Remember when governors used to win the presidency?
After Washington Governor Jay Inslee's sudden, yet unexpected, departure from the 2020 Democratic primary field, one governor now remains in what is still a crowded field. Inslee joins former Colorado Governor John Hickenlooper as the earliest casualties of a contest featuring remarkably little real executive experience in government.
Both ex-presidential candidates immediately pivoted to alternate bids — Inslee will now seek a third term as Washington governor and Hickenlooper will try his luck with a campaign to dislodge Republican Cory Gardner from his Colorado Senate seat in 2020.
Montana Governor Steve Bullock, the only Democrat in the race to win a statewide election in a state won by President Donald Trump in 2016, is the last governor running for the Democratic presidential nomination. Bullock, set back by his late entry into the race has struggled with low polling and has not met the Democratic National Committee (DNC) qualification to participate in the upcoming fall debates.
Bullock was quick to point out that the DNC debate rules are a big factor in the loss of so many governors from the race even before the end of summer.
"I think as we're losing governors from this race, maybe we ought to think about are these DNC rules for the debates disadvantaging folks who have gotten real things done?" Bullock said in an interview with MSNBC on Wednesday night. "Governor Inslee has been such an important voice in this race, both for climate, and also for being outside of Washington D.C. — as a governor who actually had to get things done."
Indeed, coming from a ZIP code outside Washington seems like it should be a big advantage in a field full of the familiar faces who have spent much of their careers in the corridors of the Capitol. A Gallup poll taken in July found only 17% of respondents approved of the way Congress is handling its job. And recent history shows there used to be a preference for sending the chief executives of states to the White House: between the presidencies of Jimmy Carter and George W. Bush only one president made it to office without being a governor first.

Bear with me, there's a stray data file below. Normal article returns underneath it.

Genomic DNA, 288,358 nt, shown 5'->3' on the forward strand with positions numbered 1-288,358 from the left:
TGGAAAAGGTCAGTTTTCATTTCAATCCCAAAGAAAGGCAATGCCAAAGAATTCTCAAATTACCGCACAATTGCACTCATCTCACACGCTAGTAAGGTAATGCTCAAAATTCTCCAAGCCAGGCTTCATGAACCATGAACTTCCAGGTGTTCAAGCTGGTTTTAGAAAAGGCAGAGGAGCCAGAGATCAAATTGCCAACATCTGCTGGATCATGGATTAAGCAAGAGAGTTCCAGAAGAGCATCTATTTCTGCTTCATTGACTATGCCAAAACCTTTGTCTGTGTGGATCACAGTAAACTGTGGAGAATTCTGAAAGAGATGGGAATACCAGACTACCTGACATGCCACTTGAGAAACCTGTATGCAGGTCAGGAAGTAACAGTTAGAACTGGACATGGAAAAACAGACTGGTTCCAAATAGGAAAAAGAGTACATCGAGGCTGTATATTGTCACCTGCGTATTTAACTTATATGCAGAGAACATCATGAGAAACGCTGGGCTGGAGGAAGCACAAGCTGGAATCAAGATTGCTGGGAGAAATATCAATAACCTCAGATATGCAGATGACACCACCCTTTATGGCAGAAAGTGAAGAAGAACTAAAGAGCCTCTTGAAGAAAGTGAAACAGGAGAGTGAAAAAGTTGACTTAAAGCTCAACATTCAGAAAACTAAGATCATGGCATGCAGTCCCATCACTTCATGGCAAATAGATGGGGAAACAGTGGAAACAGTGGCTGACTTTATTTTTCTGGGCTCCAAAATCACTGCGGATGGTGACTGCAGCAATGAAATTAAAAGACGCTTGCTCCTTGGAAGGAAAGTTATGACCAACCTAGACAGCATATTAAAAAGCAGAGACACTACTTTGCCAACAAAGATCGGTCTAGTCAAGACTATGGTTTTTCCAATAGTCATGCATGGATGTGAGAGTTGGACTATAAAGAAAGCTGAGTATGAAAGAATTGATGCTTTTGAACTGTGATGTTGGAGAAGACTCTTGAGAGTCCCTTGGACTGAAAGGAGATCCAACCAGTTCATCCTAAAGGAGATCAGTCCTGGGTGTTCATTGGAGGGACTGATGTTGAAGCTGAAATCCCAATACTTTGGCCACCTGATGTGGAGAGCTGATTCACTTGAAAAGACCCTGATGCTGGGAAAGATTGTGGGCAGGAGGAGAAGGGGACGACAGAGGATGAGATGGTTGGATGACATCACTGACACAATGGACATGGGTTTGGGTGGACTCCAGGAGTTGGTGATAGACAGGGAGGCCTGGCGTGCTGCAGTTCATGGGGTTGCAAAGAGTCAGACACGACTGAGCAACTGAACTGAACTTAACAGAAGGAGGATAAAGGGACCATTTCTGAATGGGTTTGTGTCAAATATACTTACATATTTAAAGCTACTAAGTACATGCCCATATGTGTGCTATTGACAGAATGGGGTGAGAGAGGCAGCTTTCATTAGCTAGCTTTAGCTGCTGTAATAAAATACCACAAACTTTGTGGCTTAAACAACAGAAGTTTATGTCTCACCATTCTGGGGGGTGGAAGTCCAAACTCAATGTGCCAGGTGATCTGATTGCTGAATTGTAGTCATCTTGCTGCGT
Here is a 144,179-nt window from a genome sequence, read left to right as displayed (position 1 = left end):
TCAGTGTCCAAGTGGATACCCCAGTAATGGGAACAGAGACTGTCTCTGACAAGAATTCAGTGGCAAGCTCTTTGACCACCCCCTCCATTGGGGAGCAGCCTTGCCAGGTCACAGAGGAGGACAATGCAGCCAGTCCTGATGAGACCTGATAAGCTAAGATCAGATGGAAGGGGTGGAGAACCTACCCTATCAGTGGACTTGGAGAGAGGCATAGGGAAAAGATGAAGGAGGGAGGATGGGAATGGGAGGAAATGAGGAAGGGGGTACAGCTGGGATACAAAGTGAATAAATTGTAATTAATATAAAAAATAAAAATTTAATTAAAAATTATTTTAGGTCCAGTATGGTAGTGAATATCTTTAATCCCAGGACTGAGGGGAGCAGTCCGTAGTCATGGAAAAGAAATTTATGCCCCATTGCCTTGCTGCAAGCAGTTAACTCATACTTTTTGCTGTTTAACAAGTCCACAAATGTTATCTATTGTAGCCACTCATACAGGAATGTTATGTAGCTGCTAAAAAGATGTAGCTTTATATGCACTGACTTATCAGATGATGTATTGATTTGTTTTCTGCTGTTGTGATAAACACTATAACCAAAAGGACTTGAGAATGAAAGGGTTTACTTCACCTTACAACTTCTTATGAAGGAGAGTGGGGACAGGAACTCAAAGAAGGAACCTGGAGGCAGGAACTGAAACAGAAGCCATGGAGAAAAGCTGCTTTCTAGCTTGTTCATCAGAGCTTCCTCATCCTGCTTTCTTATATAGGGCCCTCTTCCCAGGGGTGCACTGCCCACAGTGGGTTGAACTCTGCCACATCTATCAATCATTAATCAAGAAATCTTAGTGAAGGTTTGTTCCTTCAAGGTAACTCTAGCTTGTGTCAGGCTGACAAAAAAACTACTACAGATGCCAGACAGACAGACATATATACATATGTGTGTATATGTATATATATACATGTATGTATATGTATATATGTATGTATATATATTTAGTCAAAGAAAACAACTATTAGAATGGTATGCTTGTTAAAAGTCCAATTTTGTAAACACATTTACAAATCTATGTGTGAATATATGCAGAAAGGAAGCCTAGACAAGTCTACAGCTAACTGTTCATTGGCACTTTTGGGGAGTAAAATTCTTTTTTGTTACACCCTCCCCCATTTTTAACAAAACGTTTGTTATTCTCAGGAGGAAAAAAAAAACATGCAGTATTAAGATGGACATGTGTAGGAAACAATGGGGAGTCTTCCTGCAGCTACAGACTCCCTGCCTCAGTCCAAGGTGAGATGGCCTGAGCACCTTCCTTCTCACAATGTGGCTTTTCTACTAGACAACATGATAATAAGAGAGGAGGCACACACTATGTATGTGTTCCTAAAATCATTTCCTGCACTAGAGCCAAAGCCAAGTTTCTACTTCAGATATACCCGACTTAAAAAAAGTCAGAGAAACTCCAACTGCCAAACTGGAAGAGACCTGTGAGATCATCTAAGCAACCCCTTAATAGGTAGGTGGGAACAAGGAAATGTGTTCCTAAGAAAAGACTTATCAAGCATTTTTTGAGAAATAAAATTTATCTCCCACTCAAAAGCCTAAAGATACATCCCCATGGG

But here we are, headed into a busy fall primary race, and according to the latest CBS News poll, three of the top four candidates are sitting senators, and the leading candidate at the moment, former Vice President Joe Biden, used to be a senator.
In the presidential elections since 2008, governors have made early departures from both Democratic and Republican primaries. Why is this happening?
Alex Conant, a GOP strategist and CBS News contributor who was the communications director for one such early-exiting candidate, former Minnesota Governor Tim Pawlenty, has firsthand experience with this phenomenon.
"Governors' mansions are no longer an obvious stepping stone to the White House. Modern presidential campaigns require name ID, a broad donor base and national platform — none of which you get by being a successful small state governor," Conant said. "Governors have executive experience and outsider credentials that look great on paper, but it's really hard to translate that into nationwide support in modern politics."
And the 24-hour news media plays a role in this, too, tending to give more air time to those serving in Washington, D.C. over those outside national government. Whereas senators and the work of Congress used to be perceived as too esoteric to appeal to the public, modern politics and media coverage has made it into a vehicle for senators to become national figures.